Opinions may vary, but the greatest black player of all-time is probably Grant Fuhr, albeit he was a goaltender.  Fuhr's certainly the most decorated anyways.  He won 5 Stanley Cups with the Edmonton Oilers during the 80's, and in 2003 became the first black player inducted into the NHL Hall of Fame.

As far as skilled players are concerned, there's no question Jarome Iginla is the most exciting black player the NHL has ever seen.  Iginla was a 6-time All-Star with the Calgary Flames and he's their all-time leading scorer as well.  My favorite black player of all-time though, none other than the enforcer himself, Donald Brashear!!!  Put it this way, if you take the toughest player to ever come out of the NBA, Brashear would absolutely wipe the floor with him.

As good as all of these players were, Seth Jones appears to be in class by himself. Considering the NHL's lack of American stars as well as black stars, Jones has a chance to be one of those rare athletes that can bridge the gap between race and countries alike.  He certainly has some big skates to fill though, but if he can live up to the hype, Seth Jones just might become the most transcendent player in the history of hockey. * Below is an article written by Jeff Z. Klein from the New York Times, going into more detail about the rising hockey star with N.B.A. DNA Seth Jones.
Seth Jones probably should have wound up a basketball player. He is tall, with a great vertical leap, and his father is Popeye Jones, who played 11 years in the N.B.A. and is now an assistant coach with the Nets.

USA's new hockey star Seth Jones
But instead, Seth Jones, 18, is projected to be a top pick in the 2013 N.H.L. draft and may be on his way to becoming hockey’s first African-American star.

“I’d be shocked myself if I heard a story like that,” Jones said, when asked if people are surprised by the combination of a basketball father and a hockey son. “Me and my two brothers all play hockey, so it was weird, I guess, that none of us played basketball.”

Jones, a 6-foot-4 defenseman with slick skating and puck-possession skills, seems to have a can’t-miss label sewn onto his hockey sweater. He will help lead the United States team at the world junior championships in Russia next week, even though he is the youngest player on the roster. He was on the team for last year’s tournament as a 17-year-old, but an injury sidelined him just before it started.

Now in his first year with the Portland Winter Hawks of the Western Hockey League, Jones has 28 points in 31 games, third among rookies, and a plus-27 mark, fourth among all players. On the ice he is a commanding presence, a hard hitter. But more often he is the rare defenseman who can control a game’s tempo with his stickhandling and passing — a “full-package defenseman,” in the words of Phil Housley, the United States coach.

Probably not what anyone expected from a son of Popeye Jones.

“No one wants to live in their father’s footsteps,” Seth Jones said this week when the United States team held a three-day training camp at the Rangers’ practice rink in Greenburgh, N.Y., before heading to Europe. “I think the time will come when I stop getting those questions and everyone knows the story. That’s just my family and my background and part of my life.”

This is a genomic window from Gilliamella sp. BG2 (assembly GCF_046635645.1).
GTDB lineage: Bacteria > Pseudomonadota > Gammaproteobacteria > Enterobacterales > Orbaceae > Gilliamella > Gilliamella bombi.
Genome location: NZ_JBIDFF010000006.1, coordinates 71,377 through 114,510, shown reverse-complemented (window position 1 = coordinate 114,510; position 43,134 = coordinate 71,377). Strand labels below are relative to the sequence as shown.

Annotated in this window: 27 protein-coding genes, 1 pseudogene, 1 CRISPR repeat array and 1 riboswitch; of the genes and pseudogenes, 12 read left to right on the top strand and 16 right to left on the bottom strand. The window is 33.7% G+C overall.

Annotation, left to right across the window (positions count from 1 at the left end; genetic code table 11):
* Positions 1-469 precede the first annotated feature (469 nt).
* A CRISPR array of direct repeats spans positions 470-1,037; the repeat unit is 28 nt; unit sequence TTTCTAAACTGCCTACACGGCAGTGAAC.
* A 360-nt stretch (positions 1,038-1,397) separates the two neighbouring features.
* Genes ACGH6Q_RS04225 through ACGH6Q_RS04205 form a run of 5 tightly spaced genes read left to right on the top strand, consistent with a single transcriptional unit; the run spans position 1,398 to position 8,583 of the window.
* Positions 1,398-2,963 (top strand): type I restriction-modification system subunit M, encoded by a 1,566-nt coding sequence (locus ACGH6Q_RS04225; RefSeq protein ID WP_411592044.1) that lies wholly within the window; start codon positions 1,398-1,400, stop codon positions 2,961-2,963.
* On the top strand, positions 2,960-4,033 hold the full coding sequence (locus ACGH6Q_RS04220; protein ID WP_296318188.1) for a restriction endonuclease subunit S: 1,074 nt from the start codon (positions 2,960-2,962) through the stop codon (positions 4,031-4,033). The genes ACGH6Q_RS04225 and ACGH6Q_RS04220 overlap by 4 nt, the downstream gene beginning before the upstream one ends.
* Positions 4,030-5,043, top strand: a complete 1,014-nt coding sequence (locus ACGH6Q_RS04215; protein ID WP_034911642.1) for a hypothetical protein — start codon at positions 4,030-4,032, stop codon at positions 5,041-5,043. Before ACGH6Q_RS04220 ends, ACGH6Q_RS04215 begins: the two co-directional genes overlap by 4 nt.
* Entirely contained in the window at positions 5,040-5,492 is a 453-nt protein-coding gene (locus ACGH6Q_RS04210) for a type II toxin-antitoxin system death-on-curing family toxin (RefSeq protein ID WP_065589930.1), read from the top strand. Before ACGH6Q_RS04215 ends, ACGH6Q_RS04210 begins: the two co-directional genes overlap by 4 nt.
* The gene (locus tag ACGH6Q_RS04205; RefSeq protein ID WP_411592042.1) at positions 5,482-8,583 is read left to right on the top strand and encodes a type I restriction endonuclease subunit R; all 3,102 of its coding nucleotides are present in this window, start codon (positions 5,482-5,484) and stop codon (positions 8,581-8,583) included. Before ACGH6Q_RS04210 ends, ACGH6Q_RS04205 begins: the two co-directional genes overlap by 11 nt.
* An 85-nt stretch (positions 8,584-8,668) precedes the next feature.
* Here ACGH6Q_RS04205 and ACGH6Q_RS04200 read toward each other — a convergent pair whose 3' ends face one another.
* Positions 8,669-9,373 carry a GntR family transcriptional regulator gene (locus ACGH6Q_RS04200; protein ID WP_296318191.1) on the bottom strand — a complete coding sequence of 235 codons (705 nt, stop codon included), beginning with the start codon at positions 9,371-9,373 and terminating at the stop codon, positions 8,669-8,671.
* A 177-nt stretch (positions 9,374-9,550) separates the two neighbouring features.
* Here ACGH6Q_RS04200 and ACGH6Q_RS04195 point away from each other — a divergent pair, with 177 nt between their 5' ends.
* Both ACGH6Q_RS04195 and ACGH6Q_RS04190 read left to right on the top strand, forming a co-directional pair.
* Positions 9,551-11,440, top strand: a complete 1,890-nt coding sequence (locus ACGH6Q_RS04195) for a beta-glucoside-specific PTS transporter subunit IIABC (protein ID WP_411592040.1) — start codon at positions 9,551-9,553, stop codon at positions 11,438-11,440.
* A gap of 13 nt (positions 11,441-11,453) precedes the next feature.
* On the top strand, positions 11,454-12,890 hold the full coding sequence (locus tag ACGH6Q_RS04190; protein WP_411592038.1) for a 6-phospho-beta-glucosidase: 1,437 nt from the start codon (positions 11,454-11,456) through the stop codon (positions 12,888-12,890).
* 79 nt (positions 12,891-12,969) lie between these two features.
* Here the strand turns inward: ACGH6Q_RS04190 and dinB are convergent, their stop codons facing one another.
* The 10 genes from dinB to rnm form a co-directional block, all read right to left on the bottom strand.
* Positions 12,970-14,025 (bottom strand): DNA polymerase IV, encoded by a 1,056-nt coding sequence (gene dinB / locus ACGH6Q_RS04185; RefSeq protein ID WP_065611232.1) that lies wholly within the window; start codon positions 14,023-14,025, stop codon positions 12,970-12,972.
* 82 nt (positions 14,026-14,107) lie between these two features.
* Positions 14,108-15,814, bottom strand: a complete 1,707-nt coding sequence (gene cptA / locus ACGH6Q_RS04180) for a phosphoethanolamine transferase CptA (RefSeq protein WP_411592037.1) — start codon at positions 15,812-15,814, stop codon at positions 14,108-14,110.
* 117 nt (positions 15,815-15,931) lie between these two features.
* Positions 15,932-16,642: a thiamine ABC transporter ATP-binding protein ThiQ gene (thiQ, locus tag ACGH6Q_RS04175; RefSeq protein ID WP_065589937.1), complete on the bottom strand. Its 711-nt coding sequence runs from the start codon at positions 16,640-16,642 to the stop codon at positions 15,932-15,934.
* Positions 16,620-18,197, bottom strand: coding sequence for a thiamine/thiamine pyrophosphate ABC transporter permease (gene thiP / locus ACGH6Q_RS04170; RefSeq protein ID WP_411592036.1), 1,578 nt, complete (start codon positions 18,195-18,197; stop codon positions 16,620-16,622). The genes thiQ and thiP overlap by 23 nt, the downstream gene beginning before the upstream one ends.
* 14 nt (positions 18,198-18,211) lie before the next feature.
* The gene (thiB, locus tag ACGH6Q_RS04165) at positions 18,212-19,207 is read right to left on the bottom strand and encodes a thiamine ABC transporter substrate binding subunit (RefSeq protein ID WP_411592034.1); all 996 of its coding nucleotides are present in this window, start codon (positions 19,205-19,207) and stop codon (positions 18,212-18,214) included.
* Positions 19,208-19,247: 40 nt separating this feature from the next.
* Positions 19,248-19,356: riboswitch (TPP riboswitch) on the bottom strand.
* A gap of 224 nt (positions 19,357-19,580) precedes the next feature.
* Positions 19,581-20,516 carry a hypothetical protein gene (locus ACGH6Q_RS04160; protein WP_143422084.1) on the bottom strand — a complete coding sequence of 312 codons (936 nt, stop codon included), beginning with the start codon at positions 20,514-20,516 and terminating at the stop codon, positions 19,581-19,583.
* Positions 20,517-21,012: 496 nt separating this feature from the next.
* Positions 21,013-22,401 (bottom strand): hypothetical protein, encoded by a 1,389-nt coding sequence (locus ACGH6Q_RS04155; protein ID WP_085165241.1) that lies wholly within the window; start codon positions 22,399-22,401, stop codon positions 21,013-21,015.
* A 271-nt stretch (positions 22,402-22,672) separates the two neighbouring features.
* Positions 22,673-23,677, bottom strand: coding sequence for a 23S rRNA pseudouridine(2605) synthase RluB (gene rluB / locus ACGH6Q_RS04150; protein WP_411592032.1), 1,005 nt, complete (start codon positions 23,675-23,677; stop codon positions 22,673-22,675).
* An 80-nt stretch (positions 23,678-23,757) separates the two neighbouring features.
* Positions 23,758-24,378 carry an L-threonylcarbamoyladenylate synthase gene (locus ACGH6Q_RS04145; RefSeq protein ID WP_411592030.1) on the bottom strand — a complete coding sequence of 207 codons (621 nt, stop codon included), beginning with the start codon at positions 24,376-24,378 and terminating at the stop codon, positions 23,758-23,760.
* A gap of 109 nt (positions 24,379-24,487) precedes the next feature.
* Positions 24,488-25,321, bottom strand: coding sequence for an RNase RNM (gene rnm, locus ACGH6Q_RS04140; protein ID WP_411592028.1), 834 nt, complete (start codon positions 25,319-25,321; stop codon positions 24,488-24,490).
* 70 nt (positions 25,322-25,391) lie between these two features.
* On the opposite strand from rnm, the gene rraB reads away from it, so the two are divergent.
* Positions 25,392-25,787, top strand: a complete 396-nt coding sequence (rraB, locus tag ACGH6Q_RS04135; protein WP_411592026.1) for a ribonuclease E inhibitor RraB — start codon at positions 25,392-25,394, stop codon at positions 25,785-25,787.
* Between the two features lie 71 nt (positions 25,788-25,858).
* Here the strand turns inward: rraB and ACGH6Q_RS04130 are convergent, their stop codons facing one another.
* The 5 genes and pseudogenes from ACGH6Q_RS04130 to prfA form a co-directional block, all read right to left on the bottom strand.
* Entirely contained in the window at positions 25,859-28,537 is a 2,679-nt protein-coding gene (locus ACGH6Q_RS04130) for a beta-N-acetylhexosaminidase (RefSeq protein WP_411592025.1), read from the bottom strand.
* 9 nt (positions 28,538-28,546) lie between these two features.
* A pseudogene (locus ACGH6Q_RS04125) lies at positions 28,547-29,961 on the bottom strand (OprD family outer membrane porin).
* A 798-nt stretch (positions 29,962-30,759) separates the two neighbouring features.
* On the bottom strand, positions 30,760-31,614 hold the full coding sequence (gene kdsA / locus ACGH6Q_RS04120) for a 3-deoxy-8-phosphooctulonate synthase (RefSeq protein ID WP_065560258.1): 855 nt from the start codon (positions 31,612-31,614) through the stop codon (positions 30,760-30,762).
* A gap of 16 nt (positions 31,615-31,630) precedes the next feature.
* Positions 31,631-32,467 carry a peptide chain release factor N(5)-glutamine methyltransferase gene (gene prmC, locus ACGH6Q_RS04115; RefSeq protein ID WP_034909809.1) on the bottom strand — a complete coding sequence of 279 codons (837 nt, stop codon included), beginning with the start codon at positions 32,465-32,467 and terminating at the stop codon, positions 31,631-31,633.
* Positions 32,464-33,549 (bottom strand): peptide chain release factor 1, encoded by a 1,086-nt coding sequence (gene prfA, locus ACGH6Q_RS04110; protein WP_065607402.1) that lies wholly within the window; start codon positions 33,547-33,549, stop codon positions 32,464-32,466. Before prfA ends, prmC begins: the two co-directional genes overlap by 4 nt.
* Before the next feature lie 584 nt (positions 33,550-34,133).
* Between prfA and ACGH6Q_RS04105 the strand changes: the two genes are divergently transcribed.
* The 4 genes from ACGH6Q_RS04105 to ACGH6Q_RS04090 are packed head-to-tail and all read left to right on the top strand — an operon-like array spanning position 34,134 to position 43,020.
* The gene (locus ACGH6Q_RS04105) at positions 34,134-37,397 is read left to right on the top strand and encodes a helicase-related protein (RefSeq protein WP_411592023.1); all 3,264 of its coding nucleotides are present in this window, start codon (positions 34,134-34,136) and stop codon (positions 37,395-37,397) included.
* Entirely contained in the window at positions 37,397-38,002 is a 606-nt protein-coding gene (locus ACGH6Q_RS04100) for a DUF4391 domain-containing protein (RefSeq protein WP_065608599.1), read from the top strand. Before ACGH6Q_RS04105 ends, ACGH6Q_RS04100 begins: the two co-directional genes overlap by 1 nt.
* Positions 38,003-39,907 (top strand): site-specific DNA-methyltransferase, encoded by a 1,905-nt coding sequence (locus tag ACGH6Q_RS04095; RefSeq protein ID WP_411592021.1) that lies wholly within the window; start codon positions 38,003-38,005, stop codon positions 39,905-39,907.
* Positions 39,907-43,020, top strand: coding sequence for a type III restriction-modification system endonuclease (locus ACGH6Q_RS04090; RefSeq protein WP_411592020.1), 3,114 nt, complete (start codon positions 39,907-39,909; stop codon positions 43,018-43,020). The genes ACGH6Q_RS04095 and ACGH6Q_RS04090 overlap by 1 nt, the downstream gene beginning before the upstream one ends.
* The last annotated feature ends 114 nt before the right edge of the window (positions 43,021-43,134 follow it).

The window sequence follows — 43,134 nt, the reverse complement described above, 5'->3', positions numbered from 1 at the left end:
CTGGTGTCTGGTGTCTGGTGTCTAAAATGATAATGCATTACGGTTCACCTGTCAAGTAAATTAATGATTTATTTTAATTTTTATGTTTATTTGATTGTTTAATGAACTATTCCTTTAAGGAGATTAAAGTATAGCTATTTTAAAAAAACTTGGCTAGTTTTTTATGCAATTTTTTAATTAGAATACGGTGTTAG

Jacob Trouba, another defenseman on the national team, said: “He’s always been Popeye’s son. Now he’s turning into Seth Jones; he’s not Popeye’s kid anymore. He’s making his own name.”

Jones may not have followed in his father’s footsteps, but the stops in Popeye Jones’s career played a large role in Seth’s hockey development.

Seth Jones is 6-foot-4, before hockey skates
Popeye became a hockey fan while playing in Dallas. He arrived in 1993, the year the Stars moved to Dallas from Minnesota. Seth was born outside Dallas the next year. After Popeye was traded to Toronto in 1996, the Jones family was steeped in the game through constant exposure to Don Cherry and “Hockey Night in Canada.”

“When I was a guy growing up, the only sports offered to me in a small town in Tennessee were basketball, football and baseball,” Popeye said.

Seth’s path to hockey started in Denver when his father was playing for the Nuggets in 1999-2000, and his older brother, Justin, wanted to play roller hockey with his school friends. Seth, who was about 5, got a pair of in-line skates, too. When the weather turned cold, they received ice skates and hockey gear, but only played pickup games with other children.

Then one day at the Pepsi Center in Denver, Popeye bumped into Joe Sakic, the Colorado Avalanche captain and future Hall of Famer.

“I don’t think he knew who I was, but I knew who Joe was, and I stopped him and introduced myself and said, ‘My kids want to play hockey, and I really don’t know anything about it,’ ” said Popeye, who is 6-8. “He looked at how big I was and said: ‘Make sure they know how to skate. I’m sure they’ll be good athletes.”

Seth took skating lessons with a figure-skating instructor for a year, but what sealed hockey for him was sitting rinkside with Justin and his younger brother, Caleb, when the Avalanche won Game 7 of the 2001 Stanley Cup finals.

“Seeing the Cup in person was just unbelievable,” Seth said.

He went on to star on youth teams when the family returned to Dallas and at the elite United States National Team Development Program in Ann Arbor, Mich., winning gold medals at the 2011 and 2012 World U18 Championship. (Caleb, 16, has been invited to the program’s 2013 tryouts.)